What proportion of our church community do you think are single – whether because they’ve never married, or because they’ve experienced divorce or lost a spouse – 10%, 20% or 30%?
We sometimes talk about ‘church family’ – but some people, especially if they’ve never been married or have children, find that language difficult – so I try to talk about ‘church community’ instead.
We often talk about families – and how we’re working, with God’s help, to encourage the next generations to choose to follow Jesus as their Lord and Saviour for themselves.
But we don’t often talk about single people – despite Jesus himself being a single man! So over the next couple of weeks, we’re going to take a break from our Proverbs series, and look at singleness in the Bible and in church life. This is something I’ve wanted to do for a long time, and eventually got round to!
This mini-series isn’t just for single people; it’s for married people too. Not least because at least half of us who are currently married will land up being single again one day. But also because part of being church community together, part of being a good brother or sister to those who are single, is to understand more of the challenges and joys of being single, and knowing how we can love and encourage and serve those who are or who become single.
The flip-side is also true, and so when we look at marriage and parenting in Proverbs later in the term, those talks won’t just be for married people or parents. They’ll be for everyone – partly because some who are currently single may get married or become parents at some point. But also because part of being church community together, part of being a good brother or sister to those who are married and those who are parents, is to understand more of those challenges and joys, and knowing how we can love and encourage and serve those who are or who are married or parents.
Back to the two talks on being single. We’ve got two guest speakers. Eleanor Jeans is an old friend and colleague of mine from 20 years ago. She’s never been married; she’s written a course called Securely Single, and she’s going to be speaking on Singleness and Identity this coming Sunday.
The following week, Jonathan Berry from Above Bar Church will be speaking on Singleness and the Lord. He describes himself as same-sex attracted, and has previously worked for True Freedom Trust, an organisation which helps gay and same-sex attracted people in the church.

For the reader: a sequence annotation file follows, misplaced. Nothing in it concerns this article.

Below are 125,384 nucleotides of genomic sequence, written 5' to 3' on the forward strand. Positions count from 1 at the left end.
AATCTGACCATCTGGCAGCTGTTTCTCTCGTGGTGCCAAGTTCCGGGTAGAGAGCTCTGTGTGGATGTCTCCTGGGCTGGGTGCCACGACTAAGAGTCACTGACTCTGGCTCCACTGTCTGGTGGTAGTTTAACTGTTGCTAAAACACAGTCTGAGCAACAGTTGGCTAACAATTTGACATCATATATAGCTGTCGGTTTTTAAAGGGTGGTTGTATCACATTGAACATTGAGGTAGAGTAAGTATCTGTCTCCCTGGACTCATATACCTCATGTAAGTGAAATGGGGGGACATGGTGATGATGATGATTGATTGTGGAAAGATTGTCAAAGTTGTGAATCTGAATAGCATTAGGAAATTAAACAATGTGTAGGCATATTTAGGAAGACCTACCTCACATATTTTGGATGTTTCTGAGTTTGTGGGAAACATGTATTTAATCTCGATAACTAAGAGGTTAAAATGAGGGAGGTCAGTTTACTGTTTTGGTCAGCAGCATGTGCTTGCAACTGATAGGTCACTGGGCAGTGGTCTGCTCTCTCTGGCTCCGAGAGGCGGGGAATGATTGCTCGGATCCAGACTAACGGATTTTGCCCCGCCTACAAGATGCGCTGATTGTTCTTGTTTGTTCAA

Now I know that with the discussions we’ve had over the last few months in our church community and in the Church of England about blessing gay relationships, me inviting someone who is same-sex attracted to speak could be misunderstood. So let me just try to offer some reassurances.
First, for those who might be worried that this is just me trying to promote my opinion on sexuality issues, it’s not. Jonathan isn’t going to be speaking on sexuality or marriage; he’s going to be speaking on being single. I’ve invited him because he’s a great Bible teacher, and because as someone who’s made a life-long commitment to being single, he’s ideally placed to speak with integrity on this topic.
Second, I know there are some in our community who aren’t sure that it is possible to be gay and be a Christian, let alone be gay and be a preacher or pastor. Let me reassure you that Jonathan is a wonderful servant of Christ; I’d urge you to listen to him and weigh up what he says. But again, the main reason for inviting him isn’t because he’s same-sex attracted, but because he’s single.
So there we go – two sermons coming up on the Single Christian and the Single Saviour. That second Sunday is Remembrance Sunday – we’ll have a 2 minute silence as part of the service, and if you haven’t yet heard, we’re also having a church lunch after the service to which everyone is invited.
I’d love everyone to listen and learn from this mini-series – whether you’re in the 30% of our community that are single, or the 70% that aren’t. And I hope that lots of the cell groups and others will have discussions off the back of these talks. There’s a few other resources that we’re highlighting as part of this mini-series, and I’d certainly welcome anyone who wants to chat with me about how our church community can be more welcoming to single people and can better serve those who are single.